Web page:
6 Golden Rules of Migrating Your Firm to the Cloud

The use of cloud technology (like Gmail, Dropbox and Evernote) is already inherent in the daily lives of legal professionals. As technology continues to improve legal business, your firm will need to address the issue of migrating legacy systems over to newer platforms in order to stay current.

Like all other implementation plans, a migration project requires more than just considering costs or looking for vendors. This short guide explains the key factors that your firm needs to consider when implementing a cloud migration plan to help ensure a smoother shift with minimal risks.

1. Evaluate what needs to move and what can stay

Migration to the cloud is all about prioritising, so firstly take the time to see what data really needs to be moved. Critical information that needs to be accessed all of the time should be prioritised, and can include client contact details, documents associated with billing and invoicing, legal schedules, and legal documents and forms.

Having a clear understanding of what goals your firm is trying to achieve with migration can also shape how it occurs. If the migration is applied to only a portion of the firm as a start, realistic timelines and clear metrics in place can help measure success and offer learnings for later on.

2. Choose the right cloud solutions provider

When choosing providers for your firm’s hosting or cloud software needs, avoid spreading the migration strategy across too many platforms or you risk complicating things even further. However, choosing the right software can make things a lot simpler.

For instance, a cloud-based practice that integrates essential functions – such as legal research, billing, and client and matter management – promotes employee mobility and can increase the productivity of the firm.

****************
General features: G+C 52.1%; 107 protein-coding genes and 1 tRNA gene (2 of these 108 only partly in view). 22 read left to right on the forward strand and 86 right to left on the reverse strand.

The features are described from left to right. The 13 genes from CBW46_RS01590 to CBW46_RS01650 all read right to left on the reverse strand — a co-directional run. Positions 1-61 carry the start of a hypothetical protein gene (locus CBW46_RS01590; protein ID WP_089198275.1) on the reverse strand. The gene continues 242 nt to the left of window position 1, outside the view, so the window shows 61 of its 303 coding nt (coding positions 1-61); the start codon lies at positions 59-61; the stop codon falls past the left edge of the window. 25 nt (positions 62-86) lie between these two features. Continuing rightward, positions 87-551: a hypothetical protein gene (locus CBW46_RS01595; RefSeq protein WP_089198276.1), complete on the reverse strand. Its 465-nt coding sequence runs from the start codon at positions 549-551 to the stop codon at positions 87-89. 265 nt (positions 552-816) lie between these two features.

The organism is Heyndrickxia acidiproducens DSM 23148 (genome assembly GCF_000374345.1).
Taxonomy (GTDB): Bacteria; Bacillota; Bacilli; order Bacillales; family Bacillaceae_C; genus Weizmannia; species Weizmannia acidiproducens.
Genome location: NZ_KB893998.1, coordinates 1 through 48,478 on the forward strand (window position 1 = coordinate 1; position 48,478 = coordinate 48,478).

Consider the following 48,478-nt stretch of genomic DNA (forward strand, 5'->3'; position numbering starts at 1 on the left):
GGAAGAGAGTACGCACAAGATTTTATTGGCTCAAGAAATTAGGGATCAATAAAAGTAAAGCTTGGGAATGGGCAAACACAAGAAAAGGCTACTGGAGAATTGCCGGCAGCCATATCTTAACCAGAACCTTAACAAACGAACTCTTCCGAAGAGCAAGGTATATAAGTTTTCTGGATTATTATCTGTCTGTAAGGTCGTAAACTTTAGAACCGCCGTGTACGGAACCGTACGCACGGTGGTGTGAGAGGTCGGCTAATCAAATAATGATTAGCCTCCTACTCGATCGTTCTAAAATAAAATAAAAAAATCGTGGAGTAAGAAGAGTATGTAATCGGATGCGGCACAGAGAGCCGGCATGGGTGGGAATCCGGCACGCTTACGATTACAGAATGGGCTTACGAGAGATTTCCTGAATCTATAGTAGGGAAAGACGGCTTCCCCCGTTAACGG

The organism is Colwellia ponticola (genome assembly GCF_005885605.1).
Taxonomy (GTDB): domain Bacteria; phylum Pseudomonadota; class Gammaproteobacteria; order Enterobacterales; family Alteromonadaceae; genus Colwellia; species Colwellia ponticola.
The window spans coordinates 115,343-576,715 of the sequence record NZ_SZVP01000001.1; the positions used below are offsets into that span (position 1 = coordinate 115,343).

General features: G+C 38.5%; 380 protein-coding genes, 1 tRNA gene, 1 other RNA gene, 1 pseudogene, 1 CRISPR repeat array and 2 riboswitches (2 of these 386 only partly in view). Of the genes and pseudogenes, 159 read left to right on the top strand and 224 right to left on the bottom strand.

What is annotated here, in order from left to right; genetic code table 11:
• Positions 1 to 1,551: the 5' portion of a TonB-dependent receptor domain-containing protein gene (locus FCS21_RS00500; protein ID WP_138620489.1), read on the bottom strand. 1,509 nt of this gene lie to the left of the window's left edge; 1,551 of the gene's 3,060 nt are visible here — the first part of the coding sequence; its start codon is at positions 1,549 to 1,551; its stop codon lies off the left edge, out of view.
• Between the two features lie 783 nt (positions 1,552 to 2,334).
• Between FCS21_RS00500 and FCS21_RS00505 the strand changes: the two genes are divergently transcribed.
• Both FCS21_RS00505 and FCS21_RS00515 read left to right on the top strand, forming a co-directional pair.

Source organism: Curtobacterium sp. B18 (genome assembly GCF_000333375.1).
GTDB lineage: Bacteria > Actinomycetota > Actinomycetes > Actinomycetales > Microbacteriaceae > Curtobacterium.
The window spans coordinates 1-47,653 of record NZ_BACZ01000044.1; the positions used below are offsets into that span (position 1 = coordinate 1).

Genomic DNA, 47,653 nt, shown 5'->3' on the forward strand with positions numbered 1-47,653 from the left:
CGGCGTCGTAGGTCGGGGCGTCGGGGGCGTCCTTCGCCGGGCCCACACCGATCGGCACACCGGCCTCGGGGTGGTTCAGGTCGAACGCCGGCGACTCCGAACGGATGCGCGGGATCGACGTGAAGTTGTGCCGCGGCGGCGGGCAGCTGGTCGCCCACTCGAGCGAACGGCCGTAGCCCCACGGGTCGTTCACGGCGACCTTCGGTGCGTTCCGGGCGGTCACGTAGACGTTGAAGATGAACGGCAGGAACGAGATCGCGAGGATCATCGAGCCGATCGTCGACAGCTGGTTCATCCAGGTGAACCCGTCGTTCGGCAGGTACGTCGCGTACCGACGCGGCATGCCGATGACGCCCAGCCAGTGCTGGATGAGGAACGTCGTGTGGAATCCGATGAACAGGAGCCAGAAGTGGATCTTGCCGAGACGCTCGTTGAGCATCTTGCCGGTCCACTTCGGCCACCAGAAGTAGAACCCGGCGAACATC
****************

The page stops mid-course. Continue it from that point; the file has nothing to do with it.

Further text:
3. Ensure data security measures are in place

Legal data is extremely sensitive and data security is one of the largest concerns surrounding cloud adoption in business. It’s therefore important to choose software or providers that offer security features such as encrypted storage, sound backup policies or the ability to restrict access if needed.

4. Establish good governance over the migration project

In any migration project, good governance is critical for success. Ensure the relevant stakeholders are aware of the risks involved, and that all processes and protocols are clearly communicated.

A migration iteration runbook – or a set of predefined procedures – can help ensure everyone involved understands all activities pertaining to the project. And all processes should be documented in case things go awry.

5. Avoid disrupting everyday operations

Technological changes can risk disrupting your firm’s day-to-day operations. Consider the sensitivities and timeliness of implementation, and how it could impact the daily goings-on at your firm. Often, IT implementations take place after office hours or on weekends to avoid interference with client matters.

Consider whether the migration is best deployed in gradual, incremental stages to ensure there is minimal disruption, and also ensure that enough time is allocated for full implementation, including all required testing.

6. Implement firm-wide training sessions

All newly implemented technology and protocols require some settling-in time. Your firm can encourage swifter adoption by implementing a firm-wide training program, which should be offered to all of your staff members who are likely to use the technology at some point.

A training session can help familiarise your employees with any changes, and can also bring to light issues from a user’s perspective, which can then be promptly rectified.

Keep in mind that migration to new technology is meant to improve the business, whether by saving money or lowering risks. It should also be noted that migrating doesn’t have to be an all-or-nothing move. Implementing one, whether to the cloud or otherwise, may present a few challenges, but can be a highly beneficial move for law firms.

Stacey Leeke is a litigation lawyer and freelance writer with a background in professional indemnity and insolvency law practice. She has over nine years experience in the legal industry in both Australia and Canada.

Stacey currently writes for a number of online and print based publications, specialising in analytical critiques on new developments in the law as well as commentaries on current industry trends and best practice.

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